One classmate wrote this about presentations:
Your presentation doesn’t necessarily have to be at the end of the design process. You are presenting yourself the entire time. The more persistent, communicative and trustworthy you are, the better chance you’ll have at winning that client for the long run.
This is great insight. I also agree that the more honest and communicative you are with a client the whole way through, the better your working relationship will be in the long run – and it may even lead to new design work. Some clients I’ve worked with have been strictly through email. When I’ve won some design contests online, the clients I received lived in different countries than I do. Given our time differences, and the ease of communicating a lot of information at once, email was our preferred method of communication.
However, because of the lack of direct interactivity and general informality of email, it could be easy to miscommunicate with clients, misunderstand their wants, interpret a request differently than they intended, or even get caught up in sending informal emails to them – try “How’s it goin’?” to a client – not very appropriate. Therefore, I made it my goal to always present myself, my questions and suggestions, and my emails in a professional manner. I went so far as to include a letter header, formal salutation and goodbye, and formal wording throughout the emails. Most clients seemed to appreciate this level of respect and when we had miscommunications, I did my best to choose my words carefully, slowly, respectfully and listen to what they wanted. This level of professionalism, even within email, helped solidify and strengthen our relationship as designer and client. Some of these clients have even come to me years later requesting additional design work.
Image really is everything
But, professionalism isn’t only important in formal emails, or the board room, it’s important in everything. In his Web Design Business Kit (published by SitePoint.com), Australian entrepreneur and web designer Brendon Sinclair writes :
Image counts-an enormous amount. Your image is under review from the moment someone comes into contact with you, whether that’s via the telephone, a letter, or at the first meeting. Your image is under review every second of your working day…People will make a decision about you within seven seconds of their first contact with you. It’s almost impossible to alter that perception once your seven seconds are up. Based on that, a prospective client will check out the way you dress and, on this basis, make assumptions about the quality of your work. A prospective client will judge your trustworthiness by the way you shake their hand. A prospective client will decide whether or not to do business with you on the basis of how often you make eye contact.” (Sinclair, 2006, p 35-36).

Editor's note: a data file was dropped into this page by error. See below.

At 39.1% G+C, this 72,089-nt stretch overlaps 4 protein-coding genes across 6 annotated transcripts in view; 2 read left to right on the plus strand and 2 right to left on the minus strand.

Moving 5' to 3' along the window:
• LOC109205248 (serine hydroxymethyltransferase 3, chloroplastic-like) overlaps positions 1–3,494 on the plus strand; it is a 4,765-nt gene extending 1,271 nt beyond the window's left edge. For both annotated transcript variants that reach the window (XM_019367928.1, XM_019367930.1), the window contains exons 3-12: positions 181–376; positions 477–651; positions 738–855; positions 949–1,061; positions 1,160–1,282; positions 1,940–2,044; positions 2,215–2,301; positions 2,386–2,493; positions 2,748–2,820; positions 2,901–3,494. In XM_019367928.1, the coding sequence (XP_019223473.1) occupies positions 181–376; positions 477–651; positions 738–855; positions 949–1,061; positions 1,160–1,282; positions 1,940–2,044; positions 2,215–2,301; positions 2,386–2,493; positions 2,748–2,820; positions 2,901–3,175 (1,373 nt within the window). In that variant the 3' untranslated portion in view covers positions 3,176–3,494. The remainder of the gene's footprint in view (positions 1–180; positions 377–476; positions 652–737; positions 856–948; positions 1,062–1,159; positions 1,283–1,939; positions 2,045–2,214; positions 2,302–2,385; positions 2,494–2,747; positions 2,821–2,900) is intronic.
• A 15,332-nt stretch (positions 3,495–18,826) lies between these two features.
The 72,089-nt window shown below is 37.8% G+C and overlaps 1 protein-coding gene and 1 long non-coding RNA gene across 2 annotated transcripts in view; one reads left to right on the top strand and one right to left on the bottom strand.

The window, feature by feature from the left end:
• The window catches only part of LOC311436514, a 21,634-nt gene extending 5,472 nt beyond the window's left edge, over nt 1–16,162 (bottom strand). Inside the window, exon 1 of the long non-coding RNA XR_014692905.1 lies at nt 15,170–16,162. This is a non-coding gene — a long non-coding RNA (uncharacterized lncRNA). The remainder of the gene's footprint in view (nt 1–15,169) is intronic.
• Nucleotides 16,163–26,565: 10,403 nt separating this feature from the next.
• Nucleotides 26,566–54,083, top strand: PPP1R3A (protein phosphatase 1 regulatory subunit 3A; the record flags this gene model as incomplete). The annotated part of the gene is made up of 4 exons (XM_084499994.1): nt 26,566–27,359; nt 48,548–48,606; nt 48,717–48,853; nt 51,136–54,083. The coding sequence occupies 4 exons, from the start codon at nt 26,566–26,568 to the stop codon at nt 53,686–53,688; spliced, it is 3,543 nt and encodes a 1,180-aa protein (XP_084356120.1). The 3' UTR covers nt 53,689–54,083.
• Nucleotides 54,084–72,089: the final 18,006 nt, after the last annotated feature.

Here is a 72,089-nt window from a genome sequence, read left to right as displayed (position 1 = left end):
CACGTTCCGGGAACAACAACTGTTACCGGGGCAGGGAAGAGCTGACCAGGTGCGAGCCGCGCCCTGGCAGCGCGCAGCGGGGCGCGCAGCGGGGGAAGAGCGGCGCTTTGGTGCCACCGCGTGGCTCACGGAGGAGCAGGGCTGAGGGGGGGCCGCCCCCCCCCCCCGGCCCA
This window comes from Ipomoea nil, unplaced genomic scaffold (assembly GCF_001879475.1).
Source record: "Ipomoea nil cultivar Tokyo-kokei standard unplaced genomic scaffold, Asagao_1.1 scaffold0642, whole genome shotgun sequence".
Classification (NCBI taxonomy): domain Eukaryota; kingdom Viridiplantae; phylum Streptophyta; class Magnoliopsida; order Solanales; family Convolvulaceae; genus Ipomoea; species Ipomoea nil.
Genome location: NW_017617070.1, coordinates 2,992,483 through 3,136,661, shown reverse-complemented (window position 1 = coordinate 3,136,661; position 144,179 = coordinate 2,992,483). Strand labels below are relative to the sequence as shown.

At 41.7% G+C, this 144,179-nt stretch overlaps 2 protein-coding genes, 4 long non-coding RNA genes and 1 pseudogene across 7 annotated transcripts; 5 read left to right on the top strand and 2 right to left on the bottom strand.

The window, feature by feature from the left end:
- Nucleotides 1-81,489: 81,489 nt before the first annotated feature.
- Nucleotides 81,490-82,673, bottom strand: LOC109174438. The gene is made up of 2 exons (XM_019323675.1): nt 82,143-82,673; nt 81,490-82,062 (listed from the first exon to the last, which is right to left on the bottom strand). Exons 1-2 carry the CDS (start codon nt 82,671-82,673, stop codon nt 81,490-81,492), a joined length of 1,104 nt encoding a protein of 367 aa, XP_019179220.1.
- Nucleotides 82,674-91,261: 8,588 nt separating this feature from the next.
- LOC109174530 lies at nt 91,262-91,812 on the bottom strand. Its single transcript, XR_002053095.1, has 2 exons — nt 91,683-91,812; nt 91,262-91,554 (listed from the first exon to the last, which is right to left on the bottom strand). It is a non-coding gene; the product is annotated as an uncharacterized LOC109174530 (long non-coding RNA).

Sinclair goes on to say that although this seven-second judgment obviously doesn’t occur in every instance, the fact remains that (all) presentation is extremely important. Our personal image, the way we dress, our business image, our online presence and social networks, our portfolios, even our language choice in communicating or presenting, are all under scrutiny. And although it isn’t fair (but life isn’t fair anyway), there is more than one client who made decisions based on looks alone. He even tells a story of pitching to a female prospect and including a junior female employee in the board room during the pitch. Although the female designer had little to do with the actual design in the long run, the prospect, after having met the junior designer, said, “‘Oh, thank goodness! A female designer-finally someone who will understand what I want.’ [They] won the job on the spot.” (Sinclair, 2006, p 37).
Style will often beat substance
Are all judgments snap judgments, and based on looks alone? Most people would deny such a claim. But Sinclair writes, “They’re kidding themselves-we all judge others in an instant, and we then make decisions based on that first impression. We’ve been doing it since we started walking upright…Reality hurts, but it’s true: style will often beat substance.” (Sinclair, 2006, p 35).
So I think it is important to keep in mind that our professionalism, and quality as designers is often judged by more than just our designs. We need to try to reflect high quality, trustworthiness, and professionalism through all the different ways we present ourselves and not just through the pages contained within our portfolios.
What about you?
Have you ever missed out on an opportunity because another designer presented a slightly more stylized design or portfolio? Ever felt cheated when you knew your quality and substance as a designer far outdid their glitz and Photoshop effects? On the other hand, have you ever picked something based on looks alone? Even if you knew it was inferior to another? How can we as designers let our true colors shine, through professional presentation of all aspects of ourselves?
Sinclair, Brendon. The Web Design Business Kit. 2007. Australia: SitePoint Pty. Ltd.